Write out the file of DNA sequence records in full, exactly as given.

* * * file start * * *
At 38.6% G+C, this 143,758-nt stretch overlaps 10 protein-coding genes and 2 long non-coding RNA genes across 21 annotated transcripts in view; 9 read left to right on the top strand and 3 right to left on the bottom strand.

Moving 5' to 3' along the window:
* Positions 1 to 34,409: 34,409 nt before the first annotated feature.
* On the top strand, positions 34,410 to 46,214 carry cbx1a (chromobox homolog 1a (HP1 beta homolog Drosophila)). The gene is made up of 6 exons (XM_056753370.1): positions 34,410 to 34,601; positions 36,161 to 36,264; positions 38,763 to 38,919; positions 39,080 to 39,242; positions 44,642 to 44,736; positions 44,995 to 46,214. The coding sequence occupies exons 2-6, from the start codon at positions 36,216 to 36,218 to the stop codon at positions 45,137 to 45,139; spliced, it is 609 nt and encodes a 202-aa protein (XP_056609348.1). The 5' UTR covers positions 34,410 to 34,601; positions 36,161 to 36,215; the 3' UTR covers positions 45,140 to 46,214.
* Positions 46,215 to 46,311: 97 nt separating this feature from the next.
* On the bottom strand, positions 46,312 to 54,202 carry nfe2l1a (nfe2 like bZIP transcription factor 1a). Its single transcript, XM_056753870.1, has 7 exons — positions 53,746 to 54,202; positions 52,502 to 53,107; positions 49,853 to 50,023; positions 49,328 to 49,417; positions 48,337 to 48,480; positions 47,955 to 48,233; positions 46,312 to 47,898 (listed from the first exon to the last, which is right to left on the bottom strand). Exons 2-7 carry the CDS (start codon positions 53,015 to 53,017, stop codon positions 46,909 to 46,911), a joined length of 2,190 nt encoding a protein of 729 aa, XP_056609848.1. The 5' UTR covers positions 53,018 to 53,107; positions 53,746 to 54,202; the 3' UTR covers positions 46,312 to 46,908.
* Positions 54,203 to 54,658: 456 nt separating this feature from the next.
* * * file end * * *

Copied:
At 38.6% G+C, this 143,758-nt stretch overlaps 10 protein-coding genes and 2 long non-coding RNA genes across 21 annotated transcripts in view; 9 read left to right on the top strand and 3 right to left on the bottom strand.

Moving 5' to 3' along the window:
* Positions 1 to 34,409: 34,409 nt before the first annotated feature.
* On the top strand, positions 34,410 to 46,214 carry cbx1a (chromobox homolog 1a (HP1 beta homolog Drosophila)). The gene is made up of 6 exons (XM_056753370.1): positions 34,410 to 34,601; positions 36,161 to 36,264; positions 38,763 to 38,919; positions 39,080 to 39,242; positions 44,642 to 44,736; positions 44,995 to 46,214. The coding sequence occupies exons 2-6, from the start codon at positions 36,216 to 36,218 to the stop codon at positions 45,137 to 45,139; spliced, it is 609 nt and encodes a 202-aa protein (XP_056609348.1). The 5' UTR covers positions 34,410 to 34,601; positions 36,161 to 36,215; the 3' UTR covers positions 45,140 to 46,214.
* Positions 46,215 to 46,311: 97 nt separating this feature from the next.
* On the bottom strand, positions 46,312 to 54,202 carry nfe2l1a (nfe2 like bZIP transcription factor 1a). Its single transcript, XM_056753870.1, has 7 exons — positions 53,746 to 54,202; positions 52,502 to 53,107; positions 49,853 to 50,023; positions 49,328 to 49,417; positions 48,337 to 48,480; positions 47,955 to 48,233; positions 46,312 to 47,898 (listed from the first exon to the last, which is right to left on the bottom strand). Exons 2-7 carry the CDS (start codon positions 53,015 to 53,017, stop codon positions 46,909 to 46,911), a joined length of 2,190 nt encoding a protein of 729 aa, XP_056609848.1. The 5' UTR covers positions 53,018 to 53,107; positions 53,746 to 54,202; the 3' UTR covers positions 46,312 to 46,908.
* Positions 54,203 to 54,658: 456 nt separating this feature from the next.